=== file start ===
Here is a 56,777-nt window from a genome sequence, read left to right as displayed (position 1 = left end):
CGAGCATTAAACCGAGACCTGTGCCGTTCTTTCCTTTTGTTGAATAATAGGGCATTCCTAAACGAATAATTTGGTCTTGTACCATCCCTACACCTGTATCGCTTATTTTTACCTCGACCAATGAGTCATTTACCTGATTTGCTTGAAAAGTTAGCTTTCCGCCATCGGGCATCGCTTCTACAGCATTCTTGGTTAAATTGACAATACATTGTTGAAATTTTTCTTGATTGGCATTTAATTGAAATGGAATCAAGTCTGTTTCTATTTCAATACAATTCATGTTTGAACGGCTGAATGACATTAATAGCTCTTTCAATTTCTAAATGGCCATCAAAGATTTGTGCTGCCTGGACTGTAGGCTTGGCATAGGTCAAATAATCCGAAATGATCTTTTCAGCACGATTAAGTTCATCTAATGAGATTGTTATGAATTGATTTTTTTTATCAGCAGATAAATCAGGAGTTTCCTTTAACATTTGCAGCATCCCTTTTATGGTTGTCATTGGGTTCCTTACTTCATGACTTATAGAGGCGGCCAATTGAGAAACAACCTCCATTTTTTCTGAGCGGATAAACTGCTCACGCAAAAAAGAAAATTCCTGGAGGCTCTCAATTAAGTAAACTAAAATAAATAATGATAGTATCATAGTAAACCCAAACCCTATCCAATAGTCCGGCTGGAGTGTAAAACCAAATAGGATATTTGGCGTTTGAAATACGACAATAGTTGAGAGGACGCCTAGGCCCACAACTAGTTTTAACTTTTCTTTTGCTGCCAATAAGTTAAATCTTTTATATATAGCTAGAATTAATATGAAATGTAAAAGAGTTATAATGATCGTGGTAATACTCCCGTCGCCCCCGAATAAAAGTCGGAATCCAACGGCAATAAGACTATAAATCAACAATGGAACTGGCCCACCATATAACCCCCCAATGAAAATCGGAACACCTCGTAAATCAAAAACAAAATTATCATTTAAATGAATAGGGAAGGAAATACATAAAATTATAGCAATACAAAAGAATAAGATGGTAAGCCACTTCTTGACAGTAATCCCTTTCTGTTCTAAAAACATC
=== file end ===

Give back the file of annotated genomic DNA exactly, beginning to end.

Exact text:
Here is a 56,777-nt window from a genome sequence, read left to right as displayed (position 1 = left end):
CGAGCATTAAACCGAGACCTGTGCCGTTCTTTCCTTTTGTTGAATAATAGGGCATTCCTAAACGAATAATTTGGTCTTGTACCATCCCTACACCTGTATCGCTTATTTTTACCTCGACCAATGAGTCATTTACCTGATTTGCTTGAAAAGTTAGCTTTCCGCCATCGGGCATCGCTTCTACAGCATTCTTGGTTAAATTGACAATACATTGTTGAAATTTTTCTTGATTGGCATTTAATTGAAATGGAATCAAGTCTGTTTCTATTTCAATACAATTCATGTTTGAACGGCTGAATGACATTAATAGCTCTTTCAATTTCTAAATGGCCATCAAAGATTTGTGCTGCCTGGACTGTAGGCTTGGCATAGGTCAAATAATCCGAAATGATCTTTTCAGCACGATTAAGTTCATCTAATGAGATTGTTATGAATTGATTTTTTTTATCAGCAGATAAATCAGGAGTTTCCTTTAACATTTGCAGCATCCCTTTTATGGTTGTCATTGGGTTCCTTACTTCATGACTTATAGAGGCGGCCAATTGAGAAACAACCTCCATTTTTTCTGAGCGGATAAACTGCTCACGCAAAAAAGAAAATTCCTGGAGGCTCTCAATTAAGTAAACTAAAATAAATAATGATAGTATCATAGTAAACCCAAACCCTATCCAATAGTCCGGCTGGAGTGTAAAACCAAATAGGATATTTGGCGTTTGAAATACGACAATAGTTGAGAGGACGCCTAGGCCCACAACTAGTTTTAACTTTTCTTTTGCTGCCAATAAGTTAAATCTTTTATATATAGCTAGAATTAATATGAAATGTAAAAGAGTTATAATGATCGTGGTAATACTCCCGTCGCCCCCGAATAAAAGTCGGAATCCAACGGCAATAAGACTATAAATCAACAATGGAACTGGCCCACCATATAACCCCCCAATGAAAATCGGAACACCTCGTAAATCAAAAACAAAATTATCATTTAAATGAATAGGGAAGGAAATACATAAAATTATAGCAATACAAAAGAATAAGATGGTAAGCCACTTCTTGACAGTAATCCCTTTCTGTTCTAAAAACATC